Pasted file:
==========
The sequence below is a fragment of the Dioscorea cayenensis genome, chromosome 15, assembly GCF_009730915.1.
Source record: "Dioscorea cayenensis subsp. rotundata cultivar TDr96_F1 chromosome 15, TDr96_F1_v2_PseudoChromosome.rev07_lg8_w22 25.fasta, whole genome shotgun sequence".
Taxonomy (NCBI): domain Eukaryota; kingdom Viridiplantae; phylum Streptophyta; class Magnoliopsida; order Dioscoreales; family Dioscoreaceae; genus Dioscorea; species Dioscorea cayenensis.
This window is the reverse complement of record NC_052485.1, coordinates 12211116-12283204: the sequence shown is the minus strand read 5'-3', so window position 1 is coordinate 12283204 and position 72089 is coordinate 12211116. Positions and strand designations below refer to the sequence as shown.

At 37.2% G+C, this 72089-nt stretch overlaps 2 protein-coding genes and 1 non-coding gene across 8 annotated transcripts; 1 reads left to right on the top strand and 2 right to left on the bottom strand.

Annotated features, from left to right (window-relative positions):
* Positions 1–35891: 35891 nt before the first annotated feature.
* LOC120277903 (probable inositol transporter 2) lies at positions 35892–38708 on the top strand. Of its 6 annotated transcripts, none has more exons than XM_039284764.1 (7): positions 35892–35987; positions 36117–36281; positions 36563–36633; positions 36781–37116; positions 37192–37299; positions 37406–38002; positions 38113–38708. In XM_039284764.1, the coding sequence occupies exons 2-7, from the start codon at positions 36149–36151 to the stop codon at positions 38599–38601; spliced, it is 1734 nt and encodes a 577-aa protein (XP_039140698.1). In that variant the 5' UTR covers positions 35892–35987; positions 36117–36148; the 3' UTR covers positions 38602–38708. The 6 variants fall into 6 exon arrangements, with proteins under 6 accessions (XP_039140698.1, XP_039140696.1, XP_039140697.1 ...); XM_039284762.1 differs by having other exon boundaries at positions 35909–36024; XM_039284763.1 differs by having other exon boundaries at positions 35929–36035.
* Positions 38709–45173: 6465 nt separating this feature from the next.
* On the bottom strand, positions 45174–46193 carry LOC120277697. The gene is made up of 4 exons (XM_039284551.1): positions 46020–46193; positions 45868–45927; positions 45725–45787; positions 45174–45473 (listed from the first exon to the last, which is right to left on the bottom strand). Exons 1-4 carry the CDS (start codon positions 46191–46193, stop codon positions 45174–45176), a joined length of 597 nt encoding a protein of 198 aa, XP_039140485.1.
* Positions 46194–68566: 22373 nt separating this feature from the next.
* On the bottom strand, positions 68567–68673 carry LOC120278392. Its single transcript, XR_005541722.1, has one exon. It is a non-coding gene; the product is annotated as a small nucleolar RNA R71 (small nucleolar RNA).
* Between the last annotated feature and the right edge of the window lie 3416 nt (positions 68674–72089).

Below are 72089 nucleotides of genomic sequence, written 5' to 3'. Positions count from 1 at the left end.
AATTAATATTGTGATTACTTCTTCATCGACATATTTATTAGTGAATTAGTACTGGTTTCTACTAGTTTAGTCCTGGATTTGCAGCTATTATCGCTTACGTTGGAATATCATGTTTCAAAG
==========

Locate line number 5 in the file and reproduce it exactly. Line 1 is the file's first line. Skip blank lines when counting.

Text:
At 37.2% G+C, this 72089-nt stretch overlaps 2 protein-coding genes and 1 non-coding gene across 8 annotated transcripts; 1 reads left to right on the top strand and 2 right to left on the bottom strand.